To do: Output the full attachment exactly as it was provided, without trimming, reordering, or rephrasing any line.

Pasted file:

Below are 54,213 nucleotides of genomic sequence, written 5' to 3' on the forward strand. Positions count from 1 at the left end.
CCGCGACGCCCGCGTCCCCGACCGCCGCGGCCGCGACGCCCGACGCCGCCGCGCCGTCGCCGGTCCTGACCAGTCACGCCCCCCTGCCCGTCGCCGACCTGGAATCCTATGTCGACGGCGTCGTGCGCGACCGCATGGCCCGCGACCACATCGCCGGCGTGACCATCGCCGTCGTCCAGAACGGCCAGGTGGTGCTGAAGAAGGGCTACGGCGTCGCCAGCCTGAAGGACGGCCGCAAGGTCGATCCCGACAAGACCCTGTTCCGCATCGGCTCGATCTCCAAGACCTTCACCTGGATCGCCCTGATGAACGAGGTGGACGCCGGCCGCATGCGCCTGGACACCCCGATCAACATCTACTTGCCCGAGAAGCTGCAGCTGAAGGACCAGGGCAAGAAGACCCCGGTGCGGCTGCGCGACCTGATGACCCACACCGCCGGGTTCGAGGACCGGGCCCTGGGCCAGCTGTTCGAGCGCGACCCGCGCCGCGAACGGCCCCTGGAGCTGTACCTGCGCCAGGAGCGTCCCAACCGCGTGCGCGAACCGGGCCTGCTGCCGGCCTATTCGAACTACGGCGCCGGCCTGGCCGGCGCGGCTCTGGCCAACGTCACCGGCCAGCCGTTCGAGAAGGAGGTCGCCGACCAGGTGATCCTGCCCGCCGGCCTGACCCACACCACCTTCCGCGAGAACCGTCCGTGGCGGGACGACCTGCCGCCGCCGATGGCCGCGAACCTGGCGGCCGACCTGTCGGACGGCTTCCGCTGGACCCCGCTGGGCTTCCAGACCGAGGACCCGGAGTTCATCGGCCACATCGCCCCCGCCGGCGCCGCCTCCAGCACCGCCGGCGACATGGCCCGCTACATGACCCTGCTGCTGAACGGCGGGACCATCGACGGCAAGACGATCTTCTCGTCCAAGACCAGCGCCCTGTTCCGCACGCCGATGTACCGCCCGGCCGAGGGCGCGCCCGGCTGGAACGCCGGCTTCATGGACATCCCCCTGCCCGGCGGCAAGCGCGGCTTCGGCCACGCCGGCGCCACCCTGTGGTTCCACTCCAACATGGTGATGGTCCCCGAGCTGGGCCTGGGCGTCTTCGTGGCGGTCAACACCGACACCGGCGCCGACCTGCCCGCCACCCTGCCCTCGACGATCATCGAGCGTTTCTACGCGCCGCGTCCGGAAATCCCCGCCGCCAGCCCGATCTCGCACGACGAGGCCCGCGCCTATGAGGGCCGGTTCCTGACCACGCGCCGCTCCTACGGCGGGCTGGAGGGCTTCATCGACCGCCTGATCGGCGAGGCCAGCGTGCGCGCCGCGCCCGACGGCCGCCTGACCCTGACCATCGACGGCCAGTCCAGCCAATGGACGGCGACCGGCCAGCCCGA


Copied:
Below are 54,213 nucleotides of genomic sequence, written 5' to 3' on the forward strand. Positions count from 1 at the left end.
CCGCGACGCCCGCGTCCCCGACCGCCGCGGCCGCGACGCCCGACGCCGCCGCGCCGTCGCCGGTCCTGACCAGTCACGCCCCCCTGCCCGTCGCCGACCTGGAATCCTATGTCGACGGCGTCGTGCGCGACCGCATGGCCCGCGACCACATCGCCGGCGTGACCATCGCCGTCGTCCAGAACGGCCAGGTGGTGCTGAAGAAGGGCTACGGCGTCGCCAGCCTGAAGGACGGCCGCAAGGTCGATCCCGACAAGACCCTGTTCCGCATCGGCTCGATCTCCAAGACCTTCACCTGGATCGCCCTGATGAACGAGGTGGACGCCGGCCGCATGCGCCTGGACACCCCGATCAACATCTACTTGCCCGAGAAGCTGCAGCTGAAGGACCAGGGCAAGAAGACCCCGGTGCGGCTGCGCGACCTGATGACCCACACCGCCGGGTTCGAGGACCGGGCCCTGGGCCAGCTGTTCGAGCGCGACCCGCGCCGCGAACGGCCCCTGGAGCTGTACCTGCGCCAGGAGCGTCCCAACCGCGTGCGCGAACCGGGCCTGCTGCCGGCCTATTCGAACTACGGCGCCGGCCTGGCCGGCGCGGCTCTGGCCAACGTCACCGGCCAGCCGTTCGAGAAGGAGGTCGCCGACCAGGTGATCCTGCCCGCCGGCCTGACCCACACCACCTTCCGCGAGAACCGTCCGTGGCGGGACGACCTGCCGCCGCCGATGGCCGCGAACCTGGCGGCCGACCTGTCGGACGGCTTCCGCTGGACCCCGCTGGGCTTCCAGACCGAGGACCCGGAGTTCATCGGCCACATCGCCCCCGCCGGCGCCGCCTCCAGCACCGCCGGCGACATGGCCCGCTACATGACCCTGCTGCTGAACGGCGGGACCATCGACGGCAAGACGATCTTCTCGTCCAAGACCAGCGCCCTGTTCCGCACGCCGATGTACCGCCCGGCCGAGGGCGCGCCCGGCTGGAACGCCGGCTTCATGGACATCCCCCTGCCCGGCGGCAAGCGCGGCTTCGGCCACGCCGGCGCCACCCTGTGGTTCCACTCCAACATGGTGATGGTCCCCGAGCTGGGCCTGGGCGTCTTCGTGGCGGTCAACACCGACACCGGCGCCGACCTGCCCGCCACCCTGCCCTCGACGATCATCGAGCGTTTCTACGCGCCGCGTCCGGAAATCCCCGCCGCCAGCCCGATCTCGCACGACGAGGCCCGCGCCTATGAGGGCCGGTTCCTGACCACGCGCCGCTCCTACGGCGGGCTGGAGGGCTTCATCGACCGCCTGATCGGCGAGGCCAGCGTGCGCGCCGCGCCCGACGGCCGCCTGACCCTGACCATCGACGGCCAGTCCAGCCAATGGACGGCGACCGGCCAGCCCGA